Mini Review ARTICLE
Quorum signaling and sensing by nontypeable Haemophilus influenzae
- Department of Microbiology and Immunology, Wake Forest University Health Sciences, Winston-Salem, NC, USA
Quorum signals are diffusible factors produced by bacteria that coordinate communal responses. For nontypeable Haemophilus influenzae (NTHi), a series of recent papers indicate that production and sensing of quorum signals are determinants of biofilm formation/maturation and persistence in vivo. In this mini-review I will summarize the current knowledge about quorum signaling/sensing by this organism, and identify specific topics for additional study.
Bacterial quorum sensing involves community-dependent regulation of bacterial gene expression by means of soluble signal molecules that are released in a density-dependent manner (Miller and Bassler, 2001; Henke and Bassler, 2004; Waters and Bassler, 2005). These signaling molecules are chemically diverse, and include the so-called competence factor peptides of pneumocci and other gram-positive bacteria, homoserine lactones, and derivatives of the bacterial metabolic by-product dihydroxypentanedione (DPD), which is also referred to as autoinducer-2 (AI-2). Because production of DPD is widely conserved among bacterial species, it has been referred to as an interspecies quorum signal (Surette et al., 1999).
Quorum sensing has been shown to coordinate group activities among bacterial populations, including formation and maturation of biofilm communities (Parsek and Singh, 2003; Henke and Bassler, 2004; Irie and Parsek, 2008; Shrout et al., 2011). In this mini-review, I discuss the current knowledge about quorum signaling and sensing in nontypeable Haemophilus influenzae (NTHi), and highlight potential areas for future study.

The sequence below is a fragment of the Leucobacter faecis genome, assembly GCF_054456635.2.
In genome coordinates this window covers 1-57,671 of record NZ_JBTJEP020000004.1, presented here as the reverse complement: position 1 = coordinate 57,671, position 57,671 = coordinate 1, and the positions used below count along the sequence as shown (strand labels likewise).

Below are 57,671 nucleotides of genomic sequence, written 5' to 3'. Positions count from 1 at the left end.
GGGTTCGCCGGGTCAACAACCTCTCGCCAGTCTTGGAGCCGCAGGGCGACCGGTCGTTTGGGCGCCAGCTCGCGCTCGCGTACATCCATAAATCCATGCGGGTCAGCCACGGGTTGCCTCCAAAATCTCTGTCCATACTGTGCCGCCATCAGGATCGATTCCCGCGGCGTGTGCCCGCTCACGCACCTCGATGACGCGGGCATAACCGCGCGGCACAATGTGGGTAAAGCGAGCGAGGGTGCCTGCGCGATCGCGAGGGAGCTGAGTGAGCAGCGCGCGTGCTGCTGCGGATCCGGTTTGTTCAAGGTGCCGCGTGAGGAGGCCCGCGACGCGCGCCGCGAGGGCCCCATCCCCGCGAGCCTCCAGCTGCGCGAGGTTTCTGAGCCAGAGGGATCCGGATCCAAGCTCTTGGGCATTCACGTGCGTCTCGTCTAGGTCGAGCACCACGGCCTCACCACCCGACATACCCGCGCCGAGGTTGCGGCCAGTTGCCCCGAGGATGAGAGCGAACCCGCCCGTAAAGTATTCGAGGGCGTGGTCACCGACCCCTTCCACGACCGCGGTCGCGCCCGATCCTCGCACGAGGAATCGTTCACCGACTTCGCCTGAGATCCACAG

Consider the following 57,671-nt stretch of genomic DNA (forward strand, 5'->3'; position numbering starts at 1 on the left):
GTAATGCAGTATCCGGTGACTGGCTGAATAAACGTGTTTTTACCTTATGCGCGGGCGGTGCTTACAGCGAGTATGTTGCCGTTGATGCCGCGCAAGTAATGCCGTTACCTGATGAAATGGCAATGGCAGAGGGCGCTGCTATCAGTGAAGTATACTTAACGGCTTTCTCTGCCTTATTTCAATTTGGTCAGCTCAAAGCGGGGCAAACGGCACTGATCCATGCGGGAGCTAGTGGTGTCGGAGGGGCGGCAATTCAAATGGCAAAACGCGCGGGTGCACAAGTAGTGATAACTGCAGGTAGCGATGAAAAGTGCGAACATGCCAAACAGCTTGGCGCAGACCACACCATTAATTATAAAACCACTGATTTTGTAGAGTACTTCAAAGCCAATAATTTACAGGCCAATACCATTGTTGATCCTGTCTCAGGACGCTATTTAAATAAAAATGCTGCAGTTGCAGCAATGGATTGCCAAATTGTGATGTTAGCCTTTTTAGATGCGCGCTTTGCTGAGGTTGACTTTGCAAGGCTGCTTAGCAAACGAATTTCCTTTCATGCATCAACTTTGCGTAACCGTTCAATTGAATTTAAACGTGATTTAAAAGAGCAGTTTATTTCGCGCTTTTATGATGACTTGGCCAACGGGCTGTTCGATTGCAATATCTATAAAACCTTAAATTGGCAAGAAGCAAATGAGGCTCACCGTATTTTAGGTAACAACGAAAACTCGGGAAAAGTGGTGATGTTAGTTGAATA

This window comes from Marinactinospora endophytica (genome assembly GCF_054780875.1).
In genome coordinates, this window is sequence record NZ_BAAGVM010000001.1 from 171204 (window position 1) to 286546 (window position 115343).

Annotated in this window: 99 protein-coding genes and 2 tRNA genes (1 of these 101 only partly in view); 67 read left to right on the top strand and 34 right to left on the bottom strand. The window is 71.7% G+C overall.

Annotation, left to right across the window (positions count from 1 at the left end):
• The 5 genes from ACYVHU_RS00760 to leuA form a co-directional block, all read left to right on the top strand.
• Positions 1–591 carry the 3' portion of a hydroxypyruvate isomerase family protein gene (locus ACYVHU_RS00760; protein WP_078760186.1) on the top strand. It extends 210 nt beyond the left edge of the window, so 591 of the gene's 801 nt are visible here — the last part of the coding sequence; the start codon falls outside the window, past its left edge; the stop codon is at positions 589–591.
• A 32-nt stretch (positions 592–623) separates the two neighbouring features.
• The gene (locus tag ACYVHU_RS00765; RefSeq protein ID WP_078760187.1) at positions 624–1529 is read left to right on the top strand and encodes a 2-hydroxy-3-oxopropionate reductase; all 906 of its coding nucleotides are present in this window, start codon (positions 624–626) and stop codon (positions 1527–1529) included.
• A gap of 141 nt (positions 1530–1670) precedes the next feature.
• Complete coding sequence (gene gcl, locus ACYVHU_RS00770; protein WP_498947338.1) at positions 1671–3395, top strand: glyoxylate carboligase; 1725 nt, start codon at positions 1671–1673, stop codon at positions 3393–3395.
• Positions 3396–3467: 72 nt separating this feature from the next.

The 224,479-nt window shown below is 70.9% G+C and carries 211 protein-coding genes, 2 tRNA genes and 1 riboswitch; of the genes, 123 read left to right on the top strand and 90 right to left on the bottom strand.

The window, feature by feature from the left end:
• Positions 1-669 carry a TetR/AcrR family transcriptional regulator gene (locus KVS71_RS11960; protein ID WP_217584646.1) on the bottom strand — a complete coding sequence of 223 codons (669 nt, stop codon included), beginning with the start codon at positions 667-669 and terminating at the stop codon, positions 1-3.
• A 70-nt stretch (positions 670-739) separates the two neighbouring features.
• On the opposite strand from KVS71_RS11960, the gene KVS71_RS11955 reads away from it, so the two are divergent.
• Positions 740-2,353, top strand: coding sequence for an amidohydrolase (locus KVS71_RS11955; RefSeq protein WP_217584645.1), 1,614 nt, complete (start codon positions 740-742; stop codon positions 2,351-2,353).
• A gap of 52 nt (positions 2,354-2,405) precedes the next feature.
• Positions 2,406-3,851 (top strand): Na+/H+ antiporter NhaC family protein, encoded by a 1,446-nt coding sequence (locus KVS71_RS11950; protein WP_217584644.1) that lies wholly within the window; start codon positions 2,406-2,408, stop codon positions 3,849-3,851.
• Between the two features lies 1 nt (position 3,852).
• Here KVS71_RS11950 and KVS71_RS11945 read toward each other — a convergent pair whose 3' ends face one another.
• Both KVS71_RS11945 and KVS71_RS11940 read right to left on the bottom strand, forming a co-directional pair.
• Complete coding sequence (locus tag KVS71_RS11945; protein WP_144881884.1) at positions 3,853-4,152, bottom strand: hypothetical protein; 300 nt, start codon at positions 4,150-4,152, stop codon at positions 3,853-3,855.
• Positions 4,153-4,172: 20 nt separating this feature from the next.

Relationship Between DPD (AI-2) Quorum Signals and Virulence
The current published work concerning NTHi quorum signaling and sensing is summarized in Table 1. Quorum signaling for this species was first suggested by presence of the luxS genetic determinant of DPD production in the H. influenzae Rd genomic sequence (Surette et al., 1999). Later, Daines and colleagues showed that numerous NTHi strains produced quorum signal as detected by the Vibrio harveyi bioluminescence assay (Daines et al., 2005). Also in this study, luxS transcript levels were shown to be increased during infection of epithelial cells, and mutants lacking luxS were also shown to retain the capacity to form biofilms, have increased invasion of epithelial cells, and cause more severe otitis media disease in the chinchilla infection model.